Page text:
WASHINGTON, DC — The number of individuals willing to commit suicide on behalf of the Islamic State (ISIS/ISIL) has reached alarming levels, dwarfing the “cult of martyrdom” affiliated with its al-Qaeda rival and other jihadist groups, a think tank expert tells a House panel.
Thomas Joscelyn from the Foundation for the Defense of Democracies (FDD) made those comments as the U.S.-led coalition continues to degrade ISIS’s so-called caliphate in Iraq and Syria.
Joscelyn testified Thursday alongside other ISIS analysts during a House panel hearing titled “The Terrorist Diaspora: After the Fall of the Caliphate.”
He noted that ISIS averaged an estimated 93 suicide bombings per month in Iraq and Syria in 2016, and so far in 2017, it may be averaging 88 suicide bombings per month.
Joscelyn told the House Homeland Security Subcommittee on Counterterrorism via written testimony:
The cult of martyrdom has grown. A disturbingly large number of people are willing to kill themselves for the Islamic State’s cause. The number of suicide bombings claimed by the so- called caliphate dwarfs all other jihadist groups, including al Qaeda. In 2016, for instance, the Islamic State claimed 1,112 “martyrdom operations” in Iraq and Syria alone. Through the first six months of 2017, the organization claimed another 527 such bombings (nearly three-fourths of them using vehicle-borne improvised explosive devices, or VBIEDs) in those two countries. These figures do not include suicide attacks in other nations where Abu Bakr al Baghdadi’s loyalists are known to operate.
Joscelyn, also a senior editor at FDD’s Long War Journal, cited ISIS’s Amaq News Agency as the source for the suicide attack figures, acknowledging that there are some caveats to take into account when evaluating the data.
“It is impossible to verify the Islamic State’s figures with any precision. The fog of war makes all reporting spotty and not every suicide bombing attempt is recorded in published accounts,” conceded the FDD senior fellow, adding:
Some of the claimed “martyrdom operations” likely failed to hit their targets, but were counted by the Islamic State as attacks anyway. Not all “martyrs” are truly willing recruits. For instance, the Islamic State’s figures include numerous children who were pressed into service by Baghdadi’s goons.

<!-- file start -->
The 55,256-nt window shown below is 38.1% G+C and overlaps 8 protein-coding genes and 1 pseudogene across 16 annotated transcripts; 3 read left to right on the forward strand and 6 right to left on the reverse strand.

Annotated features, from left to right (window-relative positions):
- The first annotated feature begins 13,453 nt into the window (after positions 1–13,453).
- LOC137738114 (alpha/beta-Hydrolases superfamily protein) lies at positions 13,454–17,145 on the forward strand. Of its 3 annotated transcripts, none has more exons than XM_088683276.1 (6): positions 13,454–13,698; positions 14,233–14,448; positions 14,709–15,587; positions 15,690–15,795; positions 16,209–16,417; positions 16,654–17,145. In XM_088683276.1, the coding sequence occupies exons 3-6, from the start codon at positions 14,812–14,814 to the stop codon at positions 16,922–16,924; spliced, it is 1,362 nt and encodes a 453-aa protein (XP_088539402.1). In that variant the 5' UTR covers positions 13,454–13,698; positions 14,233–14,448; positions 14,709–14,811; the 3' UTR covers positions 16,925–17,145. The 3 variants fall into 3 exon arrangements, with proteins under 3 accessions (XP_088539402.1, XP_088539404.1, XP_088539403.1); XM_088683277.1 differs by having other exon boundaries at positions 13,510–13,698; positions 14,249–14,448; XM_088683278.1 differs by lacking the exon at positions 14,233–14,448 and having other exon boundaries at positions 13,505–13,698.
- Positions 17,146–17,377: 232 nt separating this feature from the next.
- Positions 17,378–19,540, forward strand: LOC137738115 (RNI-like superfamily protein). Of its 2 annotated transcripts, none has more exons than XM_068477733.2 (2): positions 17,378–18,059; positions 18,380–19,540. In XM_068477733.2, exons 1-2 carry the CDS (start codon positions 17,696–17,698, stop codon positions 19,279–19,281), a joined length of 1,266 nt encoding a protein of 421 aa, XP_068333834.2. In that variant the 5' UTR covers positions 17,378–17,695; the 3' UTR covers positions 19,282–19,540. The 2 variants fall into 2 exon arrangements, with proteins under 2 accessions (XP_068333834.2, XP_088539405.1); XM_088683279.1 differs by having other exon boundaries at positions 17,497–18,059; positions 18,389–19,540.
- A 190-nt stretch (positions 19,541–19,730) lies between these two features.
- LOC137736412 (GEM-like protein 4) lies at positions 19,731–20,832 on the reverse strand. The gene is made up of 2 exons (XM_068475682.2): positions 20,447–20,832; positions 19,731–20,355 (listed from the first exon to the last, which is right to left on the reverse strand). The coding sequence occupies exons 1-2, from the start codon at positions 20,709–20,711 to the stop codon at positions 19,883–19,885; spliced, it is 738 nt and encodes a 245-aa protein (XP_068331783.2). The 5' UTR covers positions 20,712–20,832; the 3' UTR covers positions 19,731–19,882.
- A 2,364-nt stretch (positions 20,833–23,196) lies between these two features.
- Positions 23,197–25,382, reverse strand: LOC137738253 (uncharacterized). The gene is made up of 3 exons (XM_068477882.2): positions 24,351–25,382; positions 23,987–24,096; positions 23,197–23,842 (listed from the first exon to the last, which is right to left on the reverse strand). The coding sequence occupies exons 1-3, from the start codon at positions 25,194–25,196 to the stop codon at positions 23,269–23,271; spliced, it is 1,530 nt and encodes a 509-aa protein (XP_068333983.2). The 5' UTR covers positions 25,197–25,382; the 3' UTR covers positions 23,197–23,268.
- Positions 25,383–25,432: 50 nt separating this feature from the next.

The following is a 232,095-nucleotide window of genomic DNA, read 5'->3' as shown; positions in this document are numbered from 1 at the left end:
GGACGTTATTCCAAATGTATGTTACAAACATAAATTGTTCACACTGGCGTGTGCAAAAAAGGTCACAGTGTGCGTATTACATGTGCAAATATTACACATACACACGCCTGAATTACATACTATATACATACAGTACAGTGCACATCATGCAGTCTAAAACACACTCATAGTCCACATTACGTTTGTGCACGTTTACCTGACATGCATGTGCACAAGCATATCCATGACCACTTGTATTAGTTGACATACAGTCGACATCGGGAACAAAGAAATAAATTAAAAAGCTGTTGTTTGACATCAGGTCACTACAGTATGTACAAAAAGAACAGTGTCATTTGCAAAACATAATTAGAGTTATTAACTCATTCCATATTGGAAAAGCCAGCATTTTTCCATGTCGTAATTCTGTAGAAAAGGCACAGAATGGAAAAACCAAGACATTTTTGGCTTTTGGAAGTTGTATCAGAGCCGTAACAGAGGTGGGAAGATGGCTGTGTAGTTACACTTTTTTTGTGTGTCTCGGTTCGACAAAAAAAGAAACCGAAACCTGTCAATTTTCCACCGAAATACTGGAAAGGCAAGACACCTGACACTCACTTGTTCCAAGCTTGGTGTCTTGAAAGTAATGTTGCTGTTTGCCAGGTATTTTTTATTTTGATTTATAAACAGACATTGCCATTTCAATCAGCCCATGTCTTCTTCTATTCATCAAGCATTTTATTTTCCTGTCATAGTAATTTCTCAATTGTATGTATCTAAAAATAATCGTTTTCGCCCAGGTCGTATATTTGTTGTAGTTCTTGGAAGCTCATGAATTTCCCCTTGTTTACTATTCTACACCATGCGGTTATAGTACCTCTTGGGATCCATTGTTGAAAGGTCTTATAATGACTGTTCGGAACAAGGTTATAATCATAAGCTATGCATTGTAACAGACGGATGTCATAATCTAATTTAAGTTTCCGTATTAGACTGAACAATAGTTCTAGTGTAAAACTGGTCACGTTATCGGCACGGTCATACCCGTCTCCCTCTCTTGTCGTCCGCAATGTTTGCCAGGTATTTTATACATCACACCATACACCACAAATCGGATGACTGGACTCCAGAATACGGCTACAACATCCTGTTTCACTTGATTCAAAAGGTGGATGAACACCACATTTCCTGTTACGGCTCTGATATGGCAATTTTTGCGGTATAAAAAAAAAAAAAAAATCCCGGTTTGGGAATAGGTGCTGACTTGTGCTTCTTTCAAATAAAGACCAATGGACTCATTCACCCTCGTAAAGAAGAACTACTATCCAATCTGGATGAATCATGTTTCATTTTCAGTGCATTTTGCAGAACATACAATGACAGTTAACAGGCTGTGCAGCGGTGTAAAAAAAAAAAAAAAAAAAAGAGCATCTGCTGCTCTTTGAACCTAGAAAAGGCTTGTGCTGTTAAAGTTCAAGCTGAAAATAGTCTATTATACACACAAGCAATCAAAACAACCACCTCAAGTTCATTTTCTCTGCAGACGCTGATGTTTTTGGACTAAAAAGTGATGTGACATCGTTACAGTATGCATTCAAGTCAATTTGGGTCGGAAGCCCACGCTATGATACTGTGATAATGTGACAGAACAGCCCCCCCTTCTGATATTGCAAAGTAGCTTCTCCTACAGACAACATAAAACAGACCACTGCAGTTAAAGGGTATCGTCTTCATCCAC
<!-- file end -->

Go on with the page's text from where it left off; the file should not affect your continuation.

“Still, even taking into account these caveats, it is reasonable to conclude that the number of people willing to die for the sake of the so-called caliphate is disturbingly high – much higher than the number of willing martyrs in 2001 or even much more recently,” he declared.
A Breitbart News analysis of Islamic terrorism-linked casualties during the Muslim holy month of Ramadan found that ISIS and its affiliates killed at least 875 people, more than half of the total 1,639 fatalities, and injured 577 others.
That means ISIS averaged about 29 killings and 19 injuries per day during Islam’s holiest month.
Suicide attacks, including a wave in Mosul, fueled many of the ISIS-linked deaths, the data shows.
During Ramadan, Islamic extremists encourage martyrdom and jihad.
“These suicide bombers have been mainly used to defend Islamic State positions, including the city of Mosul, which was one of the self-declared caliphate’s two capitals,” testified Joscelyn. He added:
For instance, half of the “martyrdom operations” carried out in Iraq and Syria this year (265 of the 527 claimed) took place in Nineveh province, which is home to Mosul. The “martyrs” were dispatched with increasing frequency after the campaign to retake the city began in October 2016, with 501 claimed suicide bombings in and around Mosul between then and the end of June 2017.
“To put the Islamic State’s current ‘martyrdom operations’ in perspective, consider data published by the Washington Post in 2008. According to the Post, there were just 54 suicide attacks in all of 2001, when al Qaeda’s ‘martyrs’ launched the most devastating terrorist airline hijackings in history,” he added. “The Islamic State currently eclipses that figure every month in Iraq and Syria, averaging 93 suicide bombings per month in 2016 and 88 per month so far in 2017. Many of these operations are carried out by foreign fighters.”
ISIS has suffered significant losses in the caliphate capitals of Mosul and Raqqa, considered the group’s last major strongholds in Iraq and Syria, respectively. U.S.-backed local forces have declared Mosul to be liberated from the jihadist group, though the group remains a threat in Iraq.
Meanwhile, U.S.-backed forces in Syria are closing in on ISIS in Raqqa.
In his written testimony, Robin Simcox from the Heritage Foundation think tank pointed out that returning foreign fighters pose a grave and long-term risk to the West as the ISIS caliphate unravels.
Some experts, including Katherine Zimmerman from the American Enterprise Institute (AEI), told a different House panel Thursday that the U.S.-led coalition’s primary focus on ISIS has allowed al-Qaeda to flourish, primarily in Syria.